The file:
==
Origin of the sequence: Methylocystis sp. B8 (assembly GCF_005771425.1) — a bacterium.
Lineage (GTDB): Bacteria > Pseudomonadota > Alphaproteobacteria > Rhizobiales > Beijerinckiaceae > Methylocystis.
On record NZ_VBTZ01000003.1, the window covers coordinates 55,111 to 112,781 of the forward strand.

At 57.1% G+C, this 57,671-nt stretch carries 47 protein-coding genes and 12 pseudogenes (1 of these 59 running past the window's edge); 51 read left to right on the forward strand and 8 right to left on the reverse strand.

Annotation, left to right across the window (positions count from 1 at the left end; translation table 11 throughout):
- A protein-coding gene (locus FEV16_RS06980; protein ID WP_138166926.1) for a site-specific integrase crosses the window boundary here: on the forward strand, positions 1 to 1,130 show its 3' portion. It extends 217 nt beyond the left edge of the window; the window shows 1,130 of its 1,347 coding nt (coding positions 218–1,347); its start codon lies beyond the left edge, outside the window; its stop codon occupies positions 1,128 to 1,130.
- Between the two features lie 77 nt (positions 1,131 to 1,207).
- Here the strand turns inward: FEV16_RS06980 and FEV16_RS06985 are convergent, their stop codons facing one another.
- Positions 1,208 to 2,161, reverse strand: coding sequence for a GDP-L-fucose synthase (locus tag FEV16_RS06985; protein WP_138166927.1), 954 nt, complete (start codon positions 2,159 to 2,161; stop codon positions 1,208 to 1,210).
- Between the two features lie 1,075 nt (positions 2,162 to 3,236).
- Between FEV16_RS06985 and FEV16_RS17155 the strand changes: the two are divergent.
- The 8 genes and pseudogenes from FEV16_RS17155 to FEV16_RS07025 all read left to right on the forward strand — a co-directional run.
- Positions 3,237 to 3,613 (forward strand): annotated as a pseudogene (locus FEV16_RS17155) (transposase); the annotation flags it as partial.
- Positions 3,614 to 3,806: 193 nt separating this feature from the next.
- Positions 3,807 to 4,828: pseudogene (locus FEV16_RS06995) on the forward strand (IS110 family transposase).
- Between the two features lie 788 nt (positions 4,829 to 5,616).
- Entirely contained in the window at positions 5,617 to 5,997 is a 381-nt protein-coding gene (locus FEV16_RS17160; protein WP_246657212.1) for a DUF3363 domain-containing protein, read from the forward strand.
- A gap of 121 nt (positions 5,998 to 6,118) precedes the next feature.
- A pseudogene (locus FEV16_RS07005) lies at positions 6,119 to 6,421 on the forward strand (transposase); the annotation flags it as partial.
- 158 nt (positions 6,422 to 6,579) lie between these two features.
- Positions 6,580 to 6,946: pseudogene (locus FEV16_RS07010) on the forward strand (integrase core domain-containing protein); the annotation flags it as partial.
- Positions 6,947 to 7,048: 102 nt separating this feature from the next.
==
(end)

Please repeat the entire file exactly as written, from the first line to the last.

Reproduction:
Origin of the sequence: Methylocystis sp. B8 (assembly GCF_005771425.1) — a bacterium.
Lineage (GTDB): Bacteria > Pseudomonadota > Alphaproteobacteria > Rhizobiales > Beijerinckiaceae > Methylocystis.
On record NZ_VBTZ01000003.1, the window covers coordinates 55,111 to 112,781 of the forward strand.

At 57.1% G+C, this 57,671-nt stretch carries 47 protein-coding genes and 12 pseudogenes (1 of these 59 running past the window's edge); 51 read left to right on the forward strand and 8 right to left on the reverse strand.

Annotation, left to right across the window (positions count from 1 at the left end; translation table 11 throughout):
- A protein-coding gene (locus FEV16_RS06980; protein ID WP_138166926.1) for a site-specific integrase crosses the window boundary here: on the forward strand, positions 1 to 1,130 show its 3' portion. It extends 217 nt beyond the left edge of the window; the window shows 1,130 of its 1,347 coding nt (coding positions 218–1,347); its start codon lies beyond the left edge, outside the window; its stop codon occupies positions 1,128 to 1,130.
- Between the two features lie 77 nt (positions 1,131 to 1,207).
- Here the strand turns inward: FEV16_RS06980 and FEV16_RS06985 are convergent, their stop codons facing one another.
- Positions 1,208 to 2,161, reverse strand: coding sequence for a GDP-L-fucose synthase (locus tag FEV16_RS06985; protein WP_138166927.1), 954 nt, complete (start codon positions 2,159 to 2,161; stop codon positions 1,208 to 1,210).
- Between the two features lie 1,075 nt (positions 2,162 to 3,236).
- Between FEV16_RS06985 and FEV16_RS17155 the strand changes: the two are divergent.
- The 8 genes and pseudogenes from FEV16_RS17155 to FEV16_RS07025 all read left to right on the forward strand — a co-directional run.
- Positions 3,237 to 3,613 (forward strand): annotated as a pseudogene (locus FEV16_RS17155) (transposase); the annotation flags it as partial.
- Positions 3,614 to 3,806: 193 nt separating this feature from the next.
- Positions 3,807 to 4,828: pseudogene (locus FEV16_RS06995) on the forward strand (IS110 family transposase).
- Between the two features lie 788 nt (positions 4,829 to 5,616).
- Entirely contained in the window at positions 5,617 to 5,997 is a 381-nt protein-coding gene (locus FEV16_RS17160; protein WP_246657212.1) for a DUF3363 domain-containing protein, read from the forward strand.
- A gap of 121 nt (positions 5,998 to 6,118) precedes the next feature.
- A pseudogene (locus FEV16_RS07005) lies at positions 6,119 to 6,421 on the forward strand (transposase); the annotation flags it as partial.
- 158 nt (positions 6,422 to 6,579) lie between these two features.
- Positions 6,580 to 6,946: pseudogene (locus FEV16_RS07010) on the forward strand (integrase core domain-containing protein); the annotation flags it as partial.
- Positions 6,947 to 7,048: 102 nt separating this feature from the next.